Throughout the trail of Jenin, tourists will find examples of the rich natural, cultural, architectural and archaeological themes manifest in this area. This trail also shows various historical and traditional human interactions in that area with their relation to the induced environment. A sample of the throne villages, which is one of the cultural phenomena found in Palestine and highly connected to the natural environment; and the historic site of Tell Dotan,in addition to one of the oldest churches on earth.
The area played an important role in history as a crossroad between the Mediterranean Sea and the northern- region. The historical Via Maris passed through this area as well as other internal routes that connected the mountainous areas to the coast. The natural history of this area is quite rich due to its location in the Marj Ben-Amer/ Jezreel Plain watershed.
The Trail : Tell Dothan – Arrabeh – khirbet bal’ame- Burqin- Jezreel Plain- Jenin City
Tell Dothan is located approximately 6 km south of Jenin and it is connected to the legend of Joseph and his brothers when they threw him into the well. The site is located on an elevation covered with dry vegetation. At the foot of the southern edge of the site, the traditional houses of Dothan village are scattered around the spring, which is the only existing water source. The earliest occupation of the site was in the Chalcolithic period, where many potsherds of the late Chalcolithic were found. In the early Bronze Age the site was one of a series of large Canaanite cities. Excavation revealed that this site was fortified with a wall of undressed stone, 4m thick. There are visible remains of habitation on the summit of the mound. The location of the site as well as its network of fortification aided in ensuring the site’s prosperity, this is well attested by the large-scale burials where hundreds of skeletons and thousands of complete vessels were found. During the Hellenistic period, the site was known as Dothan. A much-reduced settlement was constructed on the summit of the mound. In one area of the summit, a large Mamluk building has been partially excavated. At present a traditional Palestinian village is located on the western slope of the archaeological site.
Lies approximately 13 km to the southwest of Jenin. This village is characterized as one of the throne villages in Palestine. During the eighteenth and nineteenth centuries, the central highlands of Palestine (today the West Bank) were divided into twenty-four administrative domains (sheikdoms). These sheikdoms were ruled by sheiks who belonged to rich or “noble” families, and it is where these sheiks and their families resided that is called “Throne Villages” or Qura Karasi. The sheikh, who was endowed with both political and social status, was the tax collector on behalf of the Ottoman government. As a result, sheiks gained tremendous power and wealth, which was reflected in their lifestyles and the architecture of their Throne Villages.
This site is located on a mound approximately 2 km south of Jenin. Khirbet Bal’ame is a Canaanite city said to contain remnants from the Early, Middle, and Late Bronze Age, the Iron Age, the Roman era, the Byzantine era, and the late Islamic Period. A very important feature of the site is the water tunnel, one of the largest in Palestine, which was built to ensure continuous access to the water source at the foot of the eastern edge of the site.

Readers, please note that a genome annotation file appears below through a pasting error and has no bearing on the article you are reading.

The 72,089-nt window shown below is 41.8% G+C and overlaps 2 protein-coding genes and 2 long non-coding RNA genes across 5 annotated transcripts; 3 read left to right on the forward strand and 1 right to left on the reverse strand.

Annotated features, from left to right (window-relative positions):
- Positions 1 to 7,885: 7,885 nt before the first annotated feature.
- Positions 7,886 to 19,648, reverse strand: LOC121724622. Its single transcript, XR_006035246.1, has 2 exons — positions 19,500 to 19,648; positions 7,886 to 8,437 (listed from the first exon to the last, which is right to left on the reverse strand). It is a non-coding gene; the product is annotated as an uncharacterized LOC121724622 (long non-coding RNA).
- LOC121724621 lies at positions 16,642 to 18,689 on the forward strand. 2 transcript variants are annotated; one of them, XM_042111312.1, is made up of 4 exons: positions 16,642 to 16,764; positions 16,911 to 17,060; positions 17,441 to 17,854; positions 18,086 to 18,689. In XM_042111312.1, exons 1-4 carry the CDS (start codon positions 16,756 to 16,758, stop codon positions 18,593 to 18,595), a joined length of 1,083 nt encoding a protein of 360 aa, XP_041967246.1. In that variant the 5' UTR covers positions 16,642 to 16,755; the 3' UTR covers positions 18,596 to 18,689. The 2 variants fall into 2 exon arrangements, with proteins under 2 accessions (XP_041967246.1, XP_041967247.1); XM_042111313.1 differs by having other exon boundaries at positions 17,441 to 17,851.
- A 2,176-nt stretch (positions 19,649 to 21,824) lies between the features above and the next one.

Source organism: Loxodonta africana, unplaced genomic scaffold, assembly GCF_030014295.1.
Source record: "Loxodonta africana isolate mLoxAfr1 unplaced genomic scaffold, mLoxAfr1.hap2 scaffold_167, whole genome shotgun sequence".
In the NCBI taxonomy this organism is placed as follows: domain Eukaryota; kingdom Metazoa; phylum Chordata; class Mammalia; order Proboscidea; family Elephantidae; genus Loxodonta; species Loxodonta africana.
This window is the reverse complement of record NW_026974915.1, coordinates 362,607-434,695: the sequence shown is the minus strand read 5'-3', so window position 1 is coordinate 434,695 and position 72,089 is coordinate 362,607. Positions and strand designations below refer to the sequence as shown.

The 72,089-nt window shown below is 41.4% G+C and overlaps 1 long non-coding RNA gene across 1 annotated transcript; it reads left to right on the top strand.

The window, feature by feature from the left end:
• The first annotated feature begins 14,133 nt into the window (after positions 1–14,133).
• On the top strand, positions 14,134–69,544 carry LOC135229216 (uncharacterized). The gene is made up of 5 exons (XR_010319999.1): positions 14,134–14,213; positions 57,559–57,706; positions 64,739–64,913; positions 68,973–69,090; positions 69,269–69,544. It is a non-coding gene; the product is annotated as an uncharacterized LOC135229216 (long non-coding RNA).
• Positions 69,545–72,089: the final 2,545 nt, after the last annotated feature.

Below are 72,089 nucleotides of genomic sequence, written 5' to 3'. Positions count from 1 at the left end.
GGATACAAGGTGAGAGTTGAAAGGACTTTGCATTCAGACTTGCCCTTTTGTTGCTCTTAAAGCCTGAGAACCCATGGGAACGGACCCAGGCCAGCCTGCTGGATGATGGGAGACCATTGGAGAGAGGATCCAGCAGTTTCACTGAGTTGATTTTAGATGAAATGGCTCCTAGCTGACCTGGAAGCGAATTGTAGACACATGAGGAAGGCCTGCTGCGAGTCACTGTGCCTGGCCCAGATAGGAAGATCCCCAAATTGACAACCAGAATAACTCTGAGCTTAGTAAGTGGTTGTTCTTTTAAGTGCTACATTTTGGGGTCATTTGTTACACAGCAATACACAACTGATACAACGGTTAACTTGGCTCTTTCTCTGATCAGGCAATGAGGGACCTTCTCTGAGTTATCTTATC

Located 3 km west of Jenin, where this village consists of a beautiful church situated on the slope of a hill, overlooking a green valley. In the Roman period, the church was originally a cave where lepers were kept isolated from the village. According to the Christian tradition, Jesus Christ passed through the village on his way to Jerusalem and miraculously healed any lepers who asked for his help. The valley beneath, called Wadi Burqin, is considered an important ecological feature of the northern West Bank. Several plant species endemic to the Mediterranean grow here. Unfortunately, the valley and the mountain have been damaged by the expansion of the village.
Marj Ben-Amer (Jezreel Plain )and via Maris
Marj Ben-Amer, known as the Jezreel Plain or the plain of Esdraleon. The beautiful panorama of Marj Ben-Amer is home to some of the most fertile farmland in Palestine. Marj Ben-Amer sits between the mountains of Samaria in the south and the Galilee heights in the north. The water owing from these mountains, in addition to natural springs along the plain, have formed an important landscape for agriculture.
The largest plain in Palestine is also transversed by the ancient byway called the Via Maris, the access road that connected ancient Mesopotamia with Egypt. For this reason Marj Ben-Amer has witnessed countless wars and important historical movements. Two historic lines of the Hijaz railway pass through this area, and tourists will find the ruins of a British airport.
The name was derived from Ein Ganim meaning the spring of Ganim, referring to the region’s plentiful spring. Jenin was known as Gina in the Amarna letters in the fourteenth century BC, and as Gina in the Roman period. During the Crusader period the city was named Grand Grin.
Today, Jenin is a picturesque town built on the slopes of a hill and surrounded with gardens of carob, fig, and palm trees. It is distinguished by its agriculture, producing an abundance of fruits and vegetables.